Plastic…….that word has become a challenge. Anyone older than 50 can remember things that are commonly plastic now were made from something else when we were young. Paper straws for drinking. Metal lunch boxes. Metal cups for nonbreakable travel. Waxed paper for wrapping a sandwich. Paper grocery bags used for school book covers.
Then, we felt the joy of how plastic lasted longer and that fascination started taking over. Plastic straws don’t tear. Plastic lunch boxes come in all shapes. Plastic coated paper cups from the coffee kiosk. Plastic wrap keeps a tighter seal. The plastic coated book covers resist spills.
And now, after years of comfortable use, we understand that plastics have a pretty large environmental footprint with its petroleum component. We are disappointed that plastic lined paper coffee cups can not be recycled and don’t break down for composting. We understand better that it never decomposes, so when it gets thrown “away”, it lands in the local landfill, with all its attendant environmental issues. We recognize that paying money to use something only once has a recurring effect on your shopping budget.
And we’ve become wiser. We’ve chosen stainless steel straws that can be cleaned and reused forever or until we misplace them when we move. That cloth bags come in various shapes and sizes and can carry our food for lunch easily. That beeswax infused food wrappers can keep our sandwich fresh. That there are easy to carry hot beverage containers that can be filled at the coffee shop. That paper grocery bags or newspaper work just fine as school book covers.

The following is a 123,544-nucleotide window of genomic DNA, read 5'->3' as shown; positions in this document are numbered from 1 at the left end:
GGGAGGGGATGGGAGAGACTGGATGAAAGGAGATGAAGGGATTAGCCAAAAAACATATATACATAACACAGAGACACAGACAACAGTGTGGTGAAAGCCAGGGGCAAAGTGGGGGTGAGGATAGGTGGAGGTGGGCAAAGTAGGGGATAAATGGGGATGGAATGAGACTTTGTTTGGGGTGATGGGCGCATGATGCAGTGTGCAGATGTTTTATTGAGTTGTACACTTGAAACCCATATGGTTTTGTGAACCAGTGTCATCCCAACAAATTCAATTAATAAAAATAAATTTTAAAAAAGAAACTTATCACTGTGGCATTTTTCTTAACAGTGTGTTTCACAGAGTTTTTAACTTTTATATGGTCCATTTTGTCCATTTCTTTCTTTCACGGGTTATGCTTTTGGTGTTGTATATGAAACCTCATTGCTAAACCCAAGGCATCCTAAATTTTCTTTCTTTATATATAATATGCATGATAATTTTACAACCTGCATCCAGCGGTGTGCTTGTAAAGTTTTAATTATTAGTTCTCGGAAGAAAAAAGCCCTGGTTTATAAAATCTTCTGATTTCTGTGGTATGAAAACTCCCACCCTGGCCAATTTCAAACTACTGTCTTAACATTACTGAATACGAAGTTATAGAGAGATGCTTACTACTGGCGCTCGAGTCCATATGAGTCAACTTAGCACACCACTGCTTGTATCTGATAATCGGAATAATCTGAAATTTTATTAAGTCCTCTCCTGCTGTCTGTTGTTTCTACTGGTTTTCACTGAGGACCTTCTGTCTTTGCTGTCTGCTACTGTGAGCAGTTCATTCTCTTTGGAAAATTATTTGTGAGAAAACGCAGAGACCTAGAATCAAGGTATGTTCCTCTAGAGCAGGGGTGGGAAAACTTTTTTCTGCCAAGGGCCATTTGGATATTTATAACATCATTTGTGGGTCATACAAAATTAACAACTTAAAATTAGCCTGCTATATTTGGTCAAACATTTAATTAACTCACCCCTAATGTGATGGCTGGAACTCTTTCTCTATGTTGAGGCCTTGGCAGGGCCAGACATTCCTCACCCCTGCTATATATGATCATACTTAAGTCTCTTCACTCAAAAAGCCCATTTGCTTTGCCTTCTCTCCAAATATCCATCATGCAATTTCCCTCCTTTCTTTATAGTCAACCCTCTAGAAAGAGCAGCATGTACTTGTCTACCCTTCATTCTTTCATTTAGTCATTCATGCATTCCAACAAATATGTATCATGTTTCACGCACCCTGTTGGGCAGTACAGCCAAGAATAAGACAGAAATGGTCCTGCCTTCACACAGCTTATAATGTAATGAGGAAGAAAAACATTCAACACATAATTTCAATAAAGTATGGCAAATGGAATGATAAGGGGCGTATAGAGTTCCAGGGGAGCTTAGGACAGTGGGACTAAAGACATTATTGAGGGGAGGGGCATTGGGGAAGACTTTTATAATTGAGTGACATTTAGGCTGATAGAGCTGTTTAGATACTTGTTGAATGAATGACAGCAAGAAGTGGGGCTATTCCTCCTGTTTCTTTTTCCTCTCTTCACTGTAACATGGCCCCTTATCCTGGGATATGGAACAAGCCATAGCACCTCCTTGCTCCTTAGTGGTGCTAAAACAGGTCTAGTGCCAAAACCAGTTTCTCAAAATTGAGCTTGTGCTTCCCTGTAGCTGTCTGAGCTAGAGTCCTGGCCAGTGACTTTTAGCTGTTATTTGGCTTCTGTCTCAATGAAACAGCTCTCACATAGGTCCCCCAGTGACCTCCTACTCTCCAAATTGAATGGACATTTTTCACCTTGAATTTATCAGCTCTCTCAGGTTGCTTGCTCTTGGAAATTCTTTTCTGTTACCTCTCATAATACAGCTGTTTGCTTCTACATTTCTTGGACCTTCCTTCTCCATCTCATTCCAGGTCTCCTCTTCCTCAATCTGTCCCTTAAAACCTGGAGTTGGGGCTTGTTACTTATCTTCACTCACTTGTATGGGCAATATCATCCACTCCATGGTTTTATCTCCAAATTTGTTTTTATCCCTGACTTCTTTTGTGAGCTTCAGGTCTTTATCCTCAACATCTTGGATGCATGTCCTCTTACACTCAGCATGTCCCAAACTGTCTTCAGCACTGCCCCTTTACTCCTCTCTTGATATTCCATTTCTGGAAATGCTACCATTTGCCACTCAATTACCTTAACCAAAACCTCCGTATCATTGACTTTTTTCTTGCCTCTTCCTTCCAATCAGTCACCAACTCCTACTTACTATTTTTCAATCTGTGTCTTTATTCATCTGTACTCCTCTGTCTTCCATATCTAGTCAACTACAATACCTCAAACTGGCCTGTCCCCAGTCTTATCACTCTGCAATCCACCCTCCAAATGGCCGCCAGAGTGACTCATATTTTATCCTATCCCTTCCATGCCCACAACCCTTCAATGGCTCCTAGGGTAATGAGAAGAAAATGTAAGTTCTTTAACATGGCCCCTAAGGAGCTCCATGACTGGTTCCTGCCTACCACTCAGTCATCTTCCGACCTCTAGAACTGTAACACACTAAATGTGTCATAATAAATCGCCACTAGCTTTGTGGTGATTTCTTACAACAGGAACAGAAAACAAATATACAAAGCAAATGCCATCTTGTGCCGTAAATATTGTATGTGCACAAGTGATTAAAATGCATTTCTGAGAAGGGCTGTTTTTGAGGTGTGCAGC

And we’re helping others learn by developing a “Zero Waste carry bag” on the go so we can tell them to “hold the straw” when you get a cold drink, or “fill my cup” when you order a coffee. We have a real squishable shopping bags in a pocket, so I’m not caught without a reusuable bagif I stop at a store.
eco cycle in Boulder, Colorado has suggests a series of challenges you can do to reduce the amount of plastic that you use.
- Reusable, non-plastic beverage containers—stainless steel coffee mugs, glass or stainless steel water bottles. Mason jars are affordable and work, too!
- Reusable totes—Keep one in your purse, backpack, car or bike so you always have one on hand.
- Cotton produce bags—Make your own using old pillow cases, clothes, or scrap fabric. Can’t sew? Eco-Bags and Etsy are great sources for cloth produce bags (we especially like this set with the tare weight marked).
- Stainless steel food containers for take-out or leftovers.
- Reusable straws—e.g., Bamboo, steel, or glass (and a straw cleaning brush!)
- Utensil sets- there are many non-plastic travel utensil sets available, or you can make your own with metal silverware wrapped in cloth napkins. Keep a few in your kit to share!